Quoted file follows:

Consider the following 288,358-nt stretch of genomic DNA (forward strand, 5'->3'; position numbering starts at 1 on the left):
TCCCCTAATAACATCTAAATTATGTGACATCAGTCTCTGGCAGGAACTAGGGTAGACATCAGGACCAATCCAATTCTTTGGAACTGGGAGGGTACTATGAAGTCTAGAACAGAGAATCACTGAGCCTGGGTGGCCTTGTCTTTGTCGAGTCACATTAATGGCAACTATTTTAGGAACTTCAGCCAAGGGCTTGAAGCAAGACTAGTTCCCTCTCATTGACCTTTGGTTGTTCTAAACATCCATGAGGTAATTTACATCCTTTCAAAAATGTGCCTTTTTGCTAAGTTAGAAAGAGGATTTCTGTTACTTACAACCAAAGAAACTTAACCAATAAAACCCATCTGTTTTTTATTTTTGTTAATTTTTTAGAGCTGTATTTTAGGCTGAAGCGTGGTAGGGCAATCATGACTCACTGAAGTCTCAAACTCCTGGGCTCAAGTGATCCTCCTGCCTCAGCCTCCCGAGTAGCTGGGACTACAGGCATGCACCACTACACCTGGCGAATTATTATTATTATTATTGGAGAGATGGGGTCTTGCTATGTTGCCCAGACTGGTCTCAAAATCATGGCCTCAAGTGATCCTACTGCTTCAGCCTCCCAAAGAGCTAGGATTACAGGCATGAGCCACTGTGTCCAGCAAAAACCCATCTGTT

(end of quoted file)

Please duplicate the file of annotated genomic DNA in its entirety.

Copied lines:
Consider the following 288,358-nt stretch of genomic DNA (forward strand, 5'->3'; position numbering starts at 1 on the left):
TCCCCTAATAACATCTAAATTATGTGACATCAGTCTCTGGCAGGAACTAGGGTAGACATCAGGACCAATCCAATTCTTTGGAACTGGGAGGGTACTATGAAGTCTAGAACAGAGAATCACTGAGCCTGGGTGGCCTTGTCTTTGTCGAGTCACATTAATGGCAACTATTTTAGGAACTTCAGCCAAGGGCTTGAAGCAAGACTAGTTCCCTCTCATTGACCTTTGGTTGTTCTAAACATCCATGAGGTAATTTACATCCTTTCAAAAATGTGCCTTTTTGCTAAGTTAGAAAGAGGATTTCTGTTACTTACAACCAAAGAAACTTAACCAATAAAACCCATCTGTTTTTTATTTTTGTTAATTTTTTAGAGCTGTATTTTAGGCTGAAGCGTGGTAGGGCAATCATGACTCACTGAAGTCTCAAACTCCTGGGCTCAAGTGATCCTCCTGCCTCAGCCTCCCGAGTAGCTGGGACTACAGGCATGCACCACTACACCTGGCGAATTATTATTATTATTATTGGAGAGATGGGGTCTTGCTATGTTGCCCAGACTGGTCTCAAAATCATGGCCTCAAGTGATCCTACTGCTTCAGCCTCCCAAAGAGCTAGGATTACAGGCATGAGCCACTGTGTCCAGCAAAAACCCATCTGTT